Gary Vaynerchuk did this with Wine Library TV, and Brian Clark did this with Copyblogger.
Convincing your customers to keep reading means the time or money you invest in your copy won’t go to waste.
So first, focus on writing a headline that pulls your customers in and compels them to read the first sentence. They’re taught as the “four u’s” of headline writing by a number of copywriters.
Even if the rest of the copy is amazing and would convince 3 out of 10 people to buy, if the headline puts them to sleep, only a fraction of the customers who would have bought something will read your copy and make a purchase.
The headline alone can make or break an ad, homepage, or e-mail subject line. If the headline pulls readers in, you’ll make more sales; if not, you’ll be left wondering what happened.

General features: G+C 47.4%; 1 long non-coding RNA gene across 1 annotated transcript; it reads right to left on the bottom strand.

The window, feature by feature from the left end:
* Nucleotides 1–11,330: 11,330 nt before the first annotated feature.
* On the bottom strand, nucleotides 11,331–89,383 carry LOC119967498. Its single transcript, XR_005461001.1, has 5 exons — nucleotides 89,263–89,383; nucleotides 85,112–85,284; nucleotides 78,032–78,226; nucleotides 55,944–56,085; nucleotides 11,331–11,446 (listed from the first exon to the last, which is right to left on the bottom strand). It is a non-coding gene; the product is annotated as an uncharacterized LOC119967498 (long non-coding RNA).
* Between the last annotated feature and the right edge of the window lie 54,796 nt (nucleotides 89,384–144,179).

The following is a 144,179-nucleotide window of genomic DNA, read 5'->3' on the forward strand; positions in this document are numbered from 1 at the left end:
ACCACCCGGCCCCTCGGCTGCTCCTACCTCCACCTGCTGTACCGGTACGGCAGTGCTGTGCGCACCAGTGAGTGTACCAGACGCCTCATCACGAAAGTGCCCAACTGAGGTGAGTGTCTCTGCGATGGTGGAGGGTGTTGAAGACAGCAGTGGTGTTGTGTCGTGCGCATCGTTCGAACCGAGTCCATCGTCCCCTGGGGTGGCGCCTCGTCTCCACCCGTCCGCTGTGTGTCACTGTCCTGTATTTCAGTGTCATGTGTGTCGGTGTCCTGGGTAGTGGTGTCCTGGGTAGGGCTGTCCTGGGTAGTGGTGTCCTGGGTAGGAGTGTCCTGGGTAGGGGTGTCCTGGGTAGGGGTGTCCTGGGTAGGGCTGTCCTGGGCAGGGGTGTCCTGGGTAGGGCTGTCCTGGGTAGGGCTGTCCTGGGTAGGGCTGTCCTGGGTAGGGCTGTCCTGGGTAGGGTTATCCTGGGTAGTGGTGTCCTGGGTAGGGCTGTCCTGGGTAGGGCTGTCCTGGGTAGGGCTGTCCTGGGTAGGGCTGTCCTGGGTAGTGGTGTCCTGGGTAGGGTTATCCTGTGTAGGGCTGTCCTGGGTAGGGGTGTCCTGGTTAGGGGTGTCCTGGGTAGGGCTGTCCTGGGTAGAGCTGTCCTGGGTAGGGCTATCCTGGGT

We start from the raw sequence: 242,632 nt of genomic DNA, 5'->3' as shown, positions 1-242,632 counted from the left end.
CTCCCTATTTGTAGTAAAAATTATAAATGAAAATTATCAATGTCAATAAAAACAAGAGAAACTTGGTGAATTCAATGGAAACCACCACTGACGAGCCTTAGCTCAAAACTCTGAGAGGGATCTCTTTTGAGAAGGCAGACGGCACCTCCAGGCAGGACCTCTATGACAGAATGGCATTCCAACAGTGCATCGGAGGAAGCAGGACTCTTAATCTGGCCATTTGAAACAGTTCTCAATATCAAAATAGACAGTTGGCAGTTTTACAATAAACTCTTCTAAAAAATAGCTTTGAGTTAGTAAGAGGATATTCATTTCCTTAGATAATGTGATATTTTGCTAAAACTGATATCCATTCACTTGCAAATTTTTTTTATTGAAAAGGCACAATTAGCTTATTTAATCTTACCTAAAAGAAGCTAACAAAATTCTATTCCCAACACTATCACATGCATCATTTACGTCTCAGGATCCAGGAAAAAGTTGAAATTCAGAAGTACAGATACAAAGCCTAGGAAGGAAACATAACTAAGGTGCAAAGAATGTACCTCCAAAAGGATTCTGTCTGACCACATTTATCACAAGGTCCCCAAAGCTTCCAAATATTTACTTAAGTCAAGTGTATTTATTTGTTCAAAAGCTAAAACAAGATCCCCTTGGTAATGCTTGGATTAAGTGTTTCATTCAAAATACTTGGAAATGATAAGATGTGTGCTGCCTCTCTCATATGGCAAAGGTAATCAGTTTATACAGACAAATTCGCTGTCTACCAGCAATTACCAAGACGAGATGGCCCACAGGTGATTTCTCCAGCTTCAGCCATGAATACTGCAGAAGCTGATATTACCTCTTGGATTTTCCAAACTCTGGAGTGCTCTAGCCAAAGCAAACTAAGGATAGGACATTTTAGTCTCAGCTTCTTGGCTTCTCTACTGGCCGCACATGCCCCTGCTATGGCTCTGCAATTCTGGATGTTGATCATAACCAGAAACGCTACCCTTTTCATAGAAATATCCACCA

They’re used to being bombarded with commercial after commercial that says the same thing. If you buy today, you’ll get a free carrot peeler valued at $19.95.” Businesses use commercials like this because they work, at least on a subset of customers, but many people are turned off by commercial wording they’ve heard over and over again. You’re more likely to connect with customers who are looking for businesses that don’t speak like boring corporate robots.
We can all remember watching a commercial with lines like, “Buy now with three low payments of .95. As soon as they hear, “Three equal payments of .95,” they tune out waiting for something that seems more credible. It works first and foremost because it has personality.
That’s a measurable difference that significantly impacts the bottom line. It’s because they’re the first lines of your copy that customers read.
They create an initial impression that either draws readers in or pushes them away.
Open rates were nearly identical and the e-mail creative was exactly the same for both versions, but click-throughs went up by 46% in the second.